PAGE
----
What is this? Earlier today, the Conservative Energy Network joined the Energy Choice Coalition, Heritage Action for America, Conservative Coalition for Climate Solutions, and R-Street Institute, among others, in signing onto a letter urging congressional leaders to “undertake a detailed and objective study of the cost of electricity in the United States.” This independent study would examine whether the current electricity […]
Last week President Biden unveiled his hefty new infrastructure proposal labeled the “American Jobs Plan” with a price tag of over $2.2 trillion dollars. The usual suspects found in any infrastructure bill are there: roads, bridges, ports, and transit systems. Beyond those, the President also aims to tackle drinking water, broadband, and supply chains. At […]
By Landon Stevens Last month dozens of people died and millions were left in the dark as historic winter storm Uri hit Texas and the Southern United States. Immediately upon hearing of blackouts sweeping across large swaths of Texas, vocal proponents on both sides of the all-too-politicized energy debate took to social media to point […]
By: Mark Pischea, President and CEO, Conservative Energy Network Despite the chaotic nature of the 2020 election and the doom and gloom prognostications of the death of the Republican Party, when the votes were tallied, a different story emerged. Far from being dead and buried, Republicans running down ballot actually outperformed Democrats—they picked up at least six seats in the House and had a historic night in state-level elections, […]
As more consumers demand clean energy, it’s up to markets to respond. However, without policy solutions that advance real competition, and until our state and federal leaders reach consensus to replace our nation’s outdated and costly monopoly utility system, any progress is fleeting—and ratepayers will be stuck with the fallout.
At the center of powering Ohio’s economic future and job creation will be the continued deployment of renewable energy technologies. Among the uncertainty of today, there is a ray of good news: the Ohio Power Siting Board – the state agency in charge of utility energy projects – has approved yet another significant solar project for Brown and Clermont Counties.
As we all react to this new normal and question how we could have prepared better, it’s past time to consider that much like the warnings of epidemiologists about a potential pandemic that went unheeded, energy experts have been raising red flags about the vulnerability of our nation’s electricity system for years.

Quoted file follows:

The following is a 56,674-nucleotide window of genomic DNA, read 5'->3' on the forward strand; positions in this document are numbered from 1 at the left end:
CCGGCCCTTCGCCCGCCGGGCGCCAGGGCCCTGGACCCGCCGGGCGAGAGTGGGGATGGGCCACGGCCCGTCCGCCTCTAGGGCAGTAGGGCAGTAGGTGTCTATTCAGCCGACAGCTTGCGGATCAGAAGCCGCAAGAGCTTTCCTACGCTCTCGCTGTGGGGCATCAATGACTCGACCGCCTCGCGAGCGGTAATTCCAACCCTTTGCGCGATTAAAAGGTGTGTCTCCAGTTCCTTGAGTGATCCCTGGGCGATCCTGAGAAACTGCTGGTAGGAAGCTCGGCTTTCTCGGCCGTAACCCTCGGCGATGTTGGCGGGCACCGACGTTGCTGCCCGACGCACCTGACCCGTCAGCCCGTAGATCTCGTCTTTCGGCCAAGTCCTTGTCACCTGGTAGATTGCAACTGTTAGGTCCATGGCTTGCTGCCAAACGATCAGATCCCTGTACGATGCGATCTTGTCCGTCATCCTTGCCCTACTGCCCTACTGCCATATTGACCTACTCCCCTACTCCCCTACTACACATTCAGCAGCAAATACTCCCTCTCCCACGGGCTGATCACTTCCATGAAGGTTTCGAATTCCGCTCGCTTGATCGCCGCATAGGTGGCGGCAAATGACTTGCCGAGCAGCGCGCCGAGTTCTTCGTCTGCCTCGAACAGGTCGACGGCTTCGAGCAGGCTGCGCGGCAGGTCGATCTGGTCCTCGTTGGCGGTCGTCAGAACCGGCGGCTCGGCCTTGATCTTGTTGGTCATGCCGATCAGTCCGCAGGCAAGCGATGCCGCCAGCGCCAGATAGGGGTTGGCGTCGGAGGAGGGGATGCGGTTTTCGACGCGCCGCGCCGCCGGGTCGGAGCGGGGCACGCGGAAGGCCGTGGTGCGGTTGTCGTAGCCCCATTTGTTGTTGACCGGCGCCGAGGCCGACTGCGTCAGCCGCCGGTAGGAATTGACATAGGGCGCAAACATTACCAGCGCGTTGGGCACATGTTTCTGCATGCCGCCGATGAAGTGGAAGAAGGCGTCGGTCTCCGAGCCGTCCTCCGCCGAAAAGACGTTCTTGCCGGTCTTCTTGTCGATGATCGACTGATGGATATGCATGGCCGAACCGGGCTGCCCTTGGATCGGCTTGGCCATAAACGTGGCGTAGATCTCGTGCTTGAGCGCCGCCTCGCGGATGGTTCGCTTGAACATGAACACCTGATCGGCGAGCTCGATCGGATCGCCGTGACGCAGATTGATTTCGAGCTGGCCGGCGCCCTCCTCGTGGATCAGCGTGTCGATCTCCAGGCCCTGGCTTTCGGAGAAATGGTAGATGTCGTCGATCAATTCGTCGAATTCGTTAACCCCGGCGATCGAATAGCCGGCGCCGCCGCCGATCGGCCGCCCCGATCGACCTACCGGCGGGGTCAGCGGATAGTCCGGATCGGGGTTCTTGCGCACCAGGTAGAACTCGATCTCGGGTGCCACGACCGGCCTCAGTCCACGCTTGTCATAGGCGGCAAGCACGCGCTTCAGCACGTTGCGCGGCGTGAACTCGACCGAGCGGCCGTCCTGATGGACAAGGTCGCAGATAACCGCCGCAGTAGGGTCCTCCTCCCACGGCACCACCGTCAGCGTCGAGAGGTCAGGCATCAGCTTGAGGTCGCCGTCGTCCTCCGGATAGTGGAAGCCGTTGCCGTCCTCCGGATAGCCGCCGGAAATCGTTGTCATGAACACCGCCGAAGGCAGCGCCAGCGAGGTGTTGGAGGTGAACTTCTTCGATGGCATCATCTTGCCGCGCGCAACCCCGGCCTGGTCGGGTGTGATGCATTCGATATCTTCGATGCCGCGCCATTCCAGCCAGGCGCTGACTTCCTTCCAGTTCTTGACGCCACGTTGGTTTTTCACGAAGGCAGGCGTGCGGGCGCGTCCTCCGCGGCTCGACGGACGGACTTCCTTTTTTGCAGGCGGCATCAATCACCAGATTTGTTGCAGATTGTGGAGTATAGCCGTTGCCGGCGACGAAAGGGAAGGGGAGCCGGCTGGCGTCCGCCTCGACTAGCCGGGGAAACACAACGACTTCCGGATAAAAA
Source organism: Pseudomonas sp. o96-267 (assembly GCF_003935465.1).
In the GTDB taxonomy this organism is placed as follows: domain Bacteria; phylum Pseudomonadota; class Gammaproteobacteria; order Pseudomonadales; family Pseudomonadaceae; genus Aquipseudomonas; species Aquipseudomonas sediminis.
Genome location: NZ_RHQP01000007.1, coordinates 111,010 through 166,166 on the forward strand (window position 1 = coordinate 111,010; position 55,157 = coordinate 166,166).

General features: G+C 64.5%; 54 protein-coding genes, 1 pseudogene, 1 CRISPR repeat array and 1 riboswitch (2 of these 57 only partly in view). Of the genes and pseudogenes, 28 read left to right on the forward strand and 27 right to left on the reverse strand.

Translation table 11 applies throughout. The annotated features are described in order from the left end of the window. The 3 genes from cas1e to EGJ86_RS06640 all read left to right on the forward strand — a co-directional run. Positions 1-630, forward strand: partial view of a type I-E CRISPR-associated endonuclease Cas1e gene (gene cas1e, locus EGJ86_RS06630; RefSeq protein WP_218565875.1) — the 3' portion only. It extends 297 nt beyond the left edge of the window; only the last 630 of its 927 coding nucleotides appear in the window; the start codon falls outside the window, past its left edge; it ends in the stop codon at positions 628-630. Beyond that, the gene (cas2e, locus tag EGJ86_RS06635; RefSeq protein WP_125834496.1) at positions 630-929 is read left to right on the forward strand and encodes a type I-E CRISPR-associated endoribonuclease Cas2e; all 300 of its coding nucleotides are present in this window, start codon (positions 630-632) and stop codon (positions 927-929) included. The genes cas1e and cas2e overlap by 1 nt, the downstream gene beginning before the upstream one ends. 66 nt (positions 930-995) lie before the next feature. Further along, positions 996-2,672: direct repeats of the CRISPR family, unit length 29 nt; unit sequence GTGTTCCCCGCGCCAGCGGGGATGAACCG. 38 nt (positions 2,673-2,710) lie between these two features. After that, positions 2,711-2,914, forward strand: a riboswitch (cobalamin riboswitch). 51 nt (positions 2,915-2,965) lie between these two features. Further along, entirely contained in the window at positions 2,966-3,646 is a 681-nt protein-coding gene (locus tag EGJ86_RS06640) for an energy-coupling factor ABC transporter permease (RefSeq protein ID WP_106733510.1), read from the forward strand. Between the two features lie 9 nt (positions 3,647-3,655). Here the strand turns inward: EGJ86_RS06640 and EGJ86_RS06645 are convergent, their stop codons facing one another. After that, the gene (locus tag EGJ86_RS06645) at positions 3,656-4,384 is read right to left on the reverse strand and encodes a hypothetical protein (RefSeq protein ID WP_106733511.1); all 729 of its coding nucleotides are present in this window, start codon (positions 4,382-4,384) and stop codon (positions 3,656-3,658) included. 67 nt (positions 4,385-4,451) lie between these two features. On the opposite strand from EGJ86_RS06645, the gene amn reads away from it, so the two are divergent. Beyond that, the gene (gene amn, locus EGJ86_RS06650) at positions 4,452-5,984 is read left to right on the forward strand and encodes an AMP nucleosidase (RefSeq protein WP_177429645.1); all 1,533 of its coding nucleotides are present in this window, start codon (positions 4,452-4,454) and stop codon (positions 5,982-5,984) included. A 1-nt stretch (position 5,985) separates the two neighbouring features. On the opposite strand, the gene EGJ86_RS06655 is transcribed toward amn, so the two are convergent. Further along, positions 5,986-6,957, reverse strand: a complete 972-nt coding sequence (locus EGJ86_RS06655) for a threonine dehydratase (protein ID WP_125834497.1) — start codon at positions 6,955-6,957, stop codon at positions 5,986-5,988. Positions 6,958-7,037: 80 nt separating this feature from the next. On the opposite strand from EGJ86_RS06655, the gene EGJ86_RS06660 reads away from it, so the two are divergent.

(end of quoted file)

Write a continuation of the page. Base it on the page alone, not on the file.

To effectively meet this challenge and prepare for future crises, we must invest in a more adaptable grid solution, one that emphasizes a diversified energy portfolio of baseload and renewable sources and is structured around a more flexible workforce.
As we collectively adjust to a new normal amid the COVID-19 pandemic, it’s important to also celebrate good news in Iowa. As a member of the Iowa Conservative Energy Forum, I’d like to congratulate all the stakeholders that met over the past year to find a compromise on solar energy policy that works for all Iowans. Senate File 583 was recently signed into law by Governor Reynolds after passing unanimously in both the state House and Senate. This important legislation provides consistency, reliability and the opportunity for solar energy to continue to grow in Iowa.
Many have probably now seen the picture, shared widely on social media, of wind turbine blades being buried in a landfill in Wyoming. The picture highlights a legitimate challenge to wind energy, especially as costs continue to fall and deployment of wind increases across the country. Importantly those challenges, one of them highlighted here, are not a reason to walk away from the table.
Many Republicans in Western states believe in conservation, in part, because they are hunters and anglers, said Greg Brophy, Colorado director for The Western Way, a right-leaning conservation group. His assertion is backed up by the recent poll, which found 69% of voters across all eight states identify as conservationists.